TIFT #90: Directive or Nondirective?

Nov 21, 2023


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The issue of directive vs. nondirective is relevant in so many relationships where one with more knowledge or experience helps another with less. Today’s trend is towards the nondirective, but that isn’t always the best answer. The post is primarily about learning positive skills and patterns, as opposed to cognitive learning, though I’ll mention the latter briefly. Let’s consider the issue of directiveness as it relates to:

  • Psychotherapy clients with maladaptive patterns
  • Those suffering from compulsive behaviors
  • Athletes and other performers
  • Coaching clients
  • Students and trainees
  • Children developing new skills

Searching for wisdom on this subject, I ran across a research paper on counseling people for weight loss (Gabrielle et al. 2011). One group was counseled in a nondirective way and the others were directed. Guess who did better? The group that was counseled directively! In my own experience with addictions, I, too, have found that the neutrality I had learned in my psychodynamic training was not appropriate. The traditional approach of interpreting the person’s dysfunction and waiting for change was simply ineffective with addiction. Wilhelm Reich talked about “character armor” and the need for a more forceful stance, but the taboo on telling people what to do has been deeply internalized by generations of psychodynamic therapists. The point here, is that “it depends.” There isn’t one rule for every situation. How, then, can we untangle this question?

Child development

As so often happens, the best starting point is child development. Two dimensions are relevant. Directiveness in the context of parenting is about influencing the child in a particular direction vs. waiting for the child to find his or her own direction. Directiveness also carries the dimension of how hard to push. Does the parent push the child to engage with a challenge or not? And how much?

In both dimensions, direction and drive, parents must make judgments about what is optimal at a unique point in the child’s development. Optimal means giving direction unless the child is ready to explore on their own, but ready is a tricky call. Parents constantly estimate their child’s readiness to find their own way and ability to take on hew challenges. What child development clarifies for therapists, coaches, teachers, supervisors, etc. is that development involves both helping clients discover their direction and helping them deal with mixed feelings about new challenges.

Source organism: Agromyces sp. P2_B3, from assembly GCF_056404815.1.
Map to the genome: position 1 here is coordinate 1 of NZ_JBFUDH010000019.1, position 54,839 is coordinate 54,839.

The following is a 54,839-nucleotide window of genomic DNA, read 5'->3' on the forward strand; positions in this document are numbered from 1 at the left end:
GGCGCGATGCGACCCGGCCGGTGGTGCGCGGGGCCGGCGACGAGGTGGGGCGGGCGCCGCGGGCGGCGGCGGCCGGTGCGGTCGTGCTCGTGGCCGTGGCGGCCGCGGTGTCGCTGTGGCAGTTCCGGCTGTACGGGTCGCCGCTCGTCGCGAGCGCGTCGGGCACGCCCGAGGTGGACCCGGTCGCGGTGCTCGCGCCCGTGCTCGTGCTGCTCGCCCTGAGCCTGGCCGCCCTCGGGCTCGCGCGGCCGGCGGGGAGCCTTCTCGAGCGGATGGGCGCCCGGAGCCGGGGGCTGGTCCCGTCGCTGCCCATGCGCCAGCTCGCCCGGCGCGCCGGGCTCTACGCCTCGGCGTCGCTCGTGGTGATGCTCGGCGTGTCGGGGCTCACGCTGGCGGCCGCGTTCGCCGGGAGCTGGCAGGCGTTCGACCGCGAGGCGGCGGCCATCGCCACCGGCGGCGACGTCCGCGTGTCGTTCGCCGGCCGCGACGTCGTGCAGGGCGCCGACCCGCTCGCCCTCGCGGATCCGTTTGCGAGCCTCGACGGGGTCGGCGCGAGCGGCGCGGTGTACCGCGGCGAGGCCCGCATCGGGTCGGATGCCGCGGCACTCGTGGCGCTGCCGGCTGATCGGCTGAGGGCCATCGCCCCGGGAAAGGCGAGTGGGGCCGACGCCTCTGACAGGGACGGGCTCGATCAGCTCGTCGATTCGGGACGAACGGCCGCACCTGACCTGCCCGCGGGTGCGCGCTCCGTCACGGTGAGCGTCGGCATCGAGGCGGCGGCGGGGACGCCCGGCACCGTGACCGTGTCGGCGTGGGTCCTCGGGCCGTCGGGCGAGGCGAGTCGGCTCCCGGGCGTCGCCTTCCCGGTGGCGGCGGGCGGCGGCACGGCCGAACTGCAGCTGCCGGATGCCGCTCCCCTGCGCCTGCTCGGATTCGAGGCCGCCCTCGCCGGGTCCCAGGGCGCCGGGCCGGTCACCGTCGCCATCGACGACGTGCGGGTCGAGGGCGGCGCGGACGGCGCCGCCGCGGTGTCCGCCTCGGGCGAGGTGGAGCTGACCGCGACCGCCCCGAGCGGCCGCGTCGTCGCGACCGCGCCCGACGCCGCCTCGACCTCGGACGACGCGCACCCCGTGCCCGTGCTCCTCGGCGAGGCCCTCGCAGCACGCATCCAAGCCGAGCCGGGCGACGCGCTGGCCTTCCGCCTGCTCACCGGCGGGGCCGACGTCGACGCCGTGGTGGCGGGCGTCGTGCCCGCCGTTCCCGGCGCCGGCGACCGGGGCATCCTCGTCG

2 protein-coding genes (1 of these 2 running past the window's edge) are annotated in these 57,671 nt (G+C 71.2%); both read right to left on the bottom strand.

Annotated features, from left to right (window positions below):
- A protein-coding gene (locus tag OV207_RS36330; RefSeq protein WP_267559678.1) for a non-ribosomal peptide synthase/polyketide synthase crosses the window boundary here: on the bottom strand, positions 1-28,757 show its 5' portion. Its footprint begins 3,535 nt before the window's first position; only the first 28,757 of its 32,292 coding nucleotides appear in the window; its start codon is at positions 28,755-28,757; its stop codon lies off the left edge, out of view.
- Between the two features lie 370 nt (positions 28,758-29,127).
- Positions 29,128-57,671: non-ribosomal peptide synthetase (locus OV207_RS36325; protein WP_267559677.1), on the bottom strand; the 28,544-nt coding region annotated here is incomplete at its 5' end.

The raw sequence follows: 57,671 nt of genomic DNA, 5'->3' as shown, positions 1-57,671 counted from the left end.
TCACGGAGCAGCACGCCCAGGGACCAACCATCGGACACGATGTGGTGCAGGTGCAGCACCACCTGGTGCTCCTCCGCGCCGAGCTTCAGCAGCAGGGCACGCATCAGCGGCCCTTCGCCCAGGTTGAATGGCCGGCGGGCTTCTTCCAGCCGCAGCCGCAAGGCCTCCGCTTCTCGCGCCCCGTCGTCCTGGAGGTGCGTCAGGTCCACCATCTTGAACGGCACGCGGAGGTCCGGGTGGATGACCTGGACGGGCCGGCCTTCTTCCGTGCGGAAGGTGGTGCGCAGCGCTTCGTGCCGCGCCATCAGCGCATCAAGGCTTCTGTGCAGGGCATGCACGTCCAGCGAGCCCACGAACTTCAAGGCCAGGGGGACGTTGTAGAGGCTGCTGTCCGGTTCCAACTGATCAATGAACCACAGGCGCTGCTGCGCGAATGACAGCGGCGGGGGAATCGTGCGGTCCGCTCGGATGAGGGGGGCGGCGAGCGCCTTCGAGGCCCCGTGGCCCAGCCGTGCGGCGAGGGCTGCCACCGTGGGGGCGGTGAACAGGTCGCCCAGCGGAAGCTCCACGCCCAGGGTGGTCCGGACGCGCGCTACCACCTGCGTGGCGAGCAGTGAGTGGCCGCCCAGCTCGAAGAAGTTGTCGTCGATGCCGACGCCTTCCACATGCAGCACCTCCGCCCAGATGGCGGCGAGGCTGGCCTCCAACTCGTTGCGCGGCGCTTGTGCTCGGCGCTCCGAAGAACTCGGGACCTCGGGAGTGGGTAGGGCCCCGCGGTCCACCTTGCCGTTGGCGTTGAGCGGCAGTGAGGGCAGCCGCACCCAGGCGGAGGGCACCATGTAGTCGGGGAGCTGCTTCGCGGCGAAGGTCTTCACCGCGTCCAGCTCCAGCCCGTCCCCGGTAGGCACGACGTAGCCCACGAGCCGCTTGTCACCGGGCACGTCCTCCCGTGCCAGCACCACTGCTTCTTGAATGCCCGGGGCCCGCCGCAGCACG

Being seen

The degree of accuracy of the helper’s judgment has profound impact. A helper who is on target gives a sense of security. The client feels seen as they are, as an individual. On the other hand, random errors give a sense of not being seen. When the errors follow a pattern, it raises the question of why? What personal agenda is driving the helper’s decisions? In both cases inaccuracy erodes trust, whether acknowledged or unconsciously felt.

On the positive side, having someone recognize us as we are brings strong positive feelings. When a helper recognizes strengths, it gives the client a sense of ownership of those strengths and encourages making use of them. It may even be reassuring to have an outsider recognize weaknesses, giving a sense connection along with being seen. Accurate assessment helps with self-acceptance, too.

In yet another way, when the more experienced person “believes in” the other (and is not wrong,) the result is “en-courage-ment.” The child, trainee, etc. feels energized to try harder. Why is this? The human mind is an organ of prediction. Well placed encouragement supports hope, which can be defined as prediction of a positive outcome. Anticipation of success is a strong motivator for doing hard work. (I have also seen false hope as a reason for resisting change. Ask me and I’ll explain.)

Pride and shame

Early interaction with primary caregivers naturally leads to internalizing their values. In most cases, we judge ourselves by those internalized values. When we fail or fall short, we feel shame, and when we succeed we glow with pride. Sometimes values are a source of trouble, such as perfectionism or placing a high value on being self-sufficient when interdependence is healthier. Early in life, we internalize the value of “being grown up.” That motivates us to master new skills and situations, which is the essence of growth and development. The anticipation of pride helps overcome reluctance to do hard work and risk failure. On the other hand, anticipating failure in relation to unrealistic standards leads to shame and is a deterrent to growth. Changing values is challenging, but starts with helping clients recognize the need and supporting healthy behavior in spite of waves of shame.

When good things are hard

If growth and learning required only exposure to new information, there would be little need for teachers and coaches, or even parents and therapists. Much of what we do is to help clients overcome barriers to acquiring new abilities or trading in old ones. Why is development hard? Evolution has taught us to conserve energy. That’s probably why it takes a lot of will to overcome a natural resistance to doing hard work. That applies to mental work, as well. It is worth noting that, at rest, the brain consumes the most energy per gram of any organ in the body. We all know that a first day at a new job or activity is exhausting. Much of that comes from the mental work it takes to do things for the first time. When we follow well established habit patterns, it often seem effortless. The computational efficiency of doing the same thing over again presumably saves energy.

What that means is that much of growth and development is experienced as work, especially when not matched with anticipated reward. Add to that the risk of possible failure, shame, and social pain from disappointing those who believe in us. Taken together, forces against change can be formidable.